What is Finger Grass?

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  • Written By: Mary McMahon
  • Edited By: O. Wallace
  • Last Modified Date: 16 October 2019
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Finger grass is a Southeast Asian herb which is most commonly used in Vietnamese cuisine, although it also appears in cuisine from other nations. The flavor of finger grass is a bit difficult to describe: it has a strong lemony note, and a hint of cumin, but it also tastes faintly soapy. This herb is available from Vietnamese markets, sometimes in both fresh and dried forms, and it can also be grown at home, for people who live in a warm climate.

This herb goes by a number of alternate names. Formally, it is known as Limnophilia aromatica, but it is also called rice paddy herb, ngo om, and shui fu rong, among other things. Many of the Asian names for this plant reference the fact that it prefers to grow in very moist environments, like rice paddies and streams, and it is often found near lakes and rivers. In addition to requiring moisture, finger grass needs hot weather and high humidity.

The plant has fleshy stems, small pointed green leaves which look sort of like thyme, and delicate lavender-colored flowers. All parts of the plant are usable, although the stems need to be minced finely before being added to a dish. Finger grass is a key ingredient in the traditional sour fish soup of Vietnam, and it is also used in pho, a popular noodle dish.


When a recipe calls for finger grass, shui fu rong, rice paddy herb, kayang, ngo om, rau om, or shiso-kusa, and you can't obtain this herb, you can try adding a little bit of cumin to the dish, along with a hint of lemon. Although this will not precisely replicate the flavor, it will approximate it, getting you close to the flavor the recipe is going for.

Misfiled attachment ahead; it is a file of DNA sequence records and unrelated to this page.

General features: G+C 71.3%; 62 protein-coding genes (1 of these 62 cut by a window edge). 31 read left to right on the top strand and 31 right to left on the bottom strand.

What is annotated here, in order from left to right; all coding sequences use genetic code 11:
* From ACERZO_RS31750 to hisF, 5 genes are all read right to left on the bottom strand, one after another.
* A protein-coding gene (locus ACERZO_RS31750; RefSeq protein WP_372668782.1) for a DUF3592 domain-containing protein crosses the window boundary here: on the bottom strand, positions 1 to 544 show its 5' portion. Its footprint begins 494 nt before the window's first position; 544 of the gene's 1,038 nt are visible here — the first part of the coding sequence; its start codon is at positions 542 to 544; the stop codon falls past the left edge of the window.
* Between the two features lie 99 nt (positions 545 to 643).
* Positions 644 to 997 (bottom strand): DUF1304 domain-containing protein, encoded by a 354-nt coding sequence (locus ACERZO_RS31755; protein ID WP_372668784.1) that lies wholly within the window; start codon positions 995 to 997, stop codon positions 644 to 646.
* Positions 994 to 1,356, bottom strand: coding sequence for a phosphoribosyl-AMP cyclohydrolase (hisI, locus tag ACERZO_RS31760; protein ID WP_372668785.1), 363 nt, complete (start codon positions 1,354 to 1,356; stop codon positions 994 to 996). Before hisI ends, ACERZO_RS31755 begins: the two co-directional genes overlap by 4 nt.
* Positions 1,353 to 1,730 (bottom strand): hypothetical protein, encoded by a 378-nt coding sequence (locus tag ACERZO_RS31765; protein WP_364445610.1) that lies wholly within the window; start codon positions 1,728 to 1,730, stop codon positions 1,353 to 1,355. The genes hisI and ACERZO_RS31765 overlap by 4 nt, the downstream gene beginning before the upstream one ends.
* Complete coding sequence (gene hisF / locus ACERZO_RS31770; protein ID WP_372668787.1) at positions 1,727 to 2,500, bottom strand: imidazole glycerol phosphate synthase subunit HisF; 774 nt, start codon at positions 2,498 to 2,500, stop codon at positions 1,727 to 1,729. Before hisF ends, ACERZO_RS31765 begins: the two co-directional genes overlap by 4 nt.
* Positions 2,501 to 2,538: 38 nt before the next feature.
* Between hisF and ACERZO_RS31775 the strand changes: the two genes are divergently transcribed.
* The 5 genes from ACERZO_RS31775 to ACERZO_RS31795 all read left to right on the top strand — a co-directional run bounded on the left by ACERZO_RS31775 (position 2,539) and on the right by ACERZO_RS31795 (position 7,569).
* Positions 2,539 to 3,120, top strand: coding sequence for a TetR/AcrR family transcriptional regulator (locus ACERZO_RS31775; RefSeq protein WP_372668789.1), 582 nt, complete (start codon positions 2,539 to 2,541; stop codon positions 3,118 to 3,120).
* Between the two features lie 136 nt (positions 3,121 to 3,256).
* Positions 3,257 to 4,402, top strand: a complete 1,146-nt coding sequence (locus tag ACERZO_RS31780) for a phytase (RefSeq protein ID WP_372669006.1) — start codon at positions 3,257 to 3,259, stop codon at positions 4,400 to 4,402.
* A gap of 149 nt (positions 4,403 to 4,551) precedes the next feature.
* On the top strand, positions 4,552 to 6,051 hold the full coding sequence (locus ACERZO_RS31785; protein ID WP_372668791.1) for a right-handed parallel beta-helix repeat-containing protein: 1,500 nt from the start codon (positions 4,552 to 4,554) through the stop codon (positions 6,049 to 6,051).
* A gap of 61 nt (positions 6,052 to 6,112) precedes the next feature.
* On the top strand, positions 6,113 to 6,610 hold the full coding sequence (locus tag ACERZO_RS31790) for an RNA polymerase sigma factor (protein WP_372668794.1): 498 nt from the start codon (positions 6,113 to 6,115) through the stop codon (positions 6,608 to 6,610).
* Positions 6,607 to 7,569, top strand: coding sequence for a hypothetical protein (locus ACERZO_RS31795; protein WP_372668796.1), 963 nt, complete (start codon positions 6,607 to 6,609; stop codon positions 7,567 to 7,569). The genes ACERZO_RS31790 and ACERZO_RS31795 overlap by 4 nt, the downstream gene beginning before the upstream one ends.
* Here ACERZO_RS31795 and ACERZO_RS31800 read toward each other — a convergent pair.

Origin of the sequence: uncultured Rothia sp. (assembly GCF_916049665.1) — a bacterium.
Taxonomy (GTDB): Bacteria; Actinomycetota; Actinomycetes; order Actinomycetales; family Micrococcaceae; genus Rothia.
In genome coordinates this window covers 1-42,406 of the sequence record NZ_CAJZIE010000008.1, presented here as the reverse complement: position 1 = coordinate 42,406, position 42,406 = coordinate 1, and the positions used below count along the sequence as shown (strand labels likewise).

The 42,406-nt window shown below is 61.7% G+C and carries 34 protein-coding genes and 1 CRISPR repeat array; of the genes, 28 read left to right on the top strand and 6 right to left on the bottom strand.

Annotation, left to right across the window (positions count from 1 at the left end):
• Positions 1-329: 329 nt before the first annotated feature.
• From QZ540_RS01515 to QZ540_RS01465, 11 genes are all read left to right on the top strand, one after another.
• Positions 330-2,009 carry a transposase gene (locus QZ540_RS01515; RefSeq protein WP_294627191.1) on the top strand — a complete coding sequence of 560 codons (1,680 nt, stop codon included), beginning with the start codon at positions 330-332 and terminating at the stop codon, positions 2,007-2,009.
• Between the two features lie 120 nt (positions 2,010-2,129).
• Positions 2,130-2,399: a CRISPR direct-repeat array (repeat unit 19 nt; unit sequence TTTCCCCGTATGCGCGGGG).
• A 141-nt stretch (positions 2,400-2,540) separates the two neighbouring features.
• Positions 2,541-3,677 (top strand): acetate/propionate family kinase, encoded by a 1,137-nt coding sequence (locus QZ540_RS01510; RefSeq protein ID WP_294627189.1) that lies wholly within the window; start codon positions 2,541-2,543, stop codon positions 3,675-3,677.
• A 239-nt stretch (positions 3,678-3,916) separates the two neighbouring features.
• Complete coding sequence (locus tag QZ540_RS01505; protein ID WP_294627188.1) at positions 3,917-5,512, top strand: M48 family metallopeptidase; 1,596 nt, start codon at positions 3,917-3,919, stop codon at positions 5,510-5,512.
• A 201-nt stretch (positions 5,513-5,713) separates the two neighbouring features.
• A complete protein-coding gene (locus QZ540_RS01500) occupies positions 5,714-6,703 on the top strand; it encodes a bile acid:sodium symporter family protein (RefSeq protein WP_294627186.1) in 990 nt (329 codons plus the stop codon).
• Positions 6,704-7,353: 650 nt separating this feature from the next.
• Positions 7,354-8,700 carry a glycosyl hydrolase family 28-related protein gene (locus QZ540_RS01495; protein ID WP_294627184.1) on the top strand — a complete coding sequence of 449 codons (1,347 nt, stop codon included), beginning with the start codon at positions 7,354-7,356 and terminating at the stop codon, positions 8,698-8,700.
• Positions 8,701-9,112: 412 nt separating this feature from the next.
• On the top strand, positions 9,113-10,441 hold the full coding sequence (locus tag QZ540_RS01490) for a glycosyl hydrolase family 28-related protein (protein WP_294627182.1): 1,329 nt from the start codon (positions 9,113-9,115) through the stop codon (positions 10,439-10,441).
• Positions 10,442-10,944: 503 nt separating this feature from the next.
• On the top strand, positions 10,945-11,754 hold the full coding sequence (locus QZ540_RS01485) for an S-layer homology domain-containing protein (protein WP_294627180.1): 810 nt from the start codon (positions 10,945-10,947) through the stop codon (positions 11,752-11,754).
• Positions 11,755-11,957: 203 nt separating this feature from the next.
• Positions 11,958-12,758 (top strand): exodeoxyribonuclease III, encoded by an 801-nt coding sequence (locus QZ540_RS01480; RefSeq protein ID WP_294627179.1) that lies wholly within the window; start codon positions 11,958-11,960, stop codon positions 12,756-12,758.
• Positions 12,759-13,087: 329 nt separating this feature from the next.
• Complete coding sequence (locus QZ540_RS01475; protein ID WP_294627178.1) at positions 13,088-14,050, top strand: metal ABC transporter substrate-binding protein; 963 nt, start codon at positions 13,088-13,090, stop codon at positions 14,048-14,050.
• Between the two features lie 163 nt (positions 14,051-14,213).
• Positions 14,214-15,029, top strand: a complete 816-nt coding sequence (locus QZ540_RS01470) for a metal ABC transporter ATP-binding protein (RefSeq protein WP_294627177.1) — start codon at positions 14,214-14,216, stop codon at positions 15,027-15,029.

If you want to try growing finger grass, you can sometimes find starts at Vietnamese markets. The best way to grow this plant if you don't have a greenhouse is in a pot covered in a plastic bag with a few holes for ventilation. The bag creates a miniature greenhouse, keeping the plant humid and warm, and the pot makes it easy to move the finger grass around to find the best spot to grow it. These plants tend to prefer partial sun, as they will roast in plastic in full sun. You can also try growing finger grass in clear plastic soda bottles, which will create humidity and look a little neater than plastic bags draped over pots.


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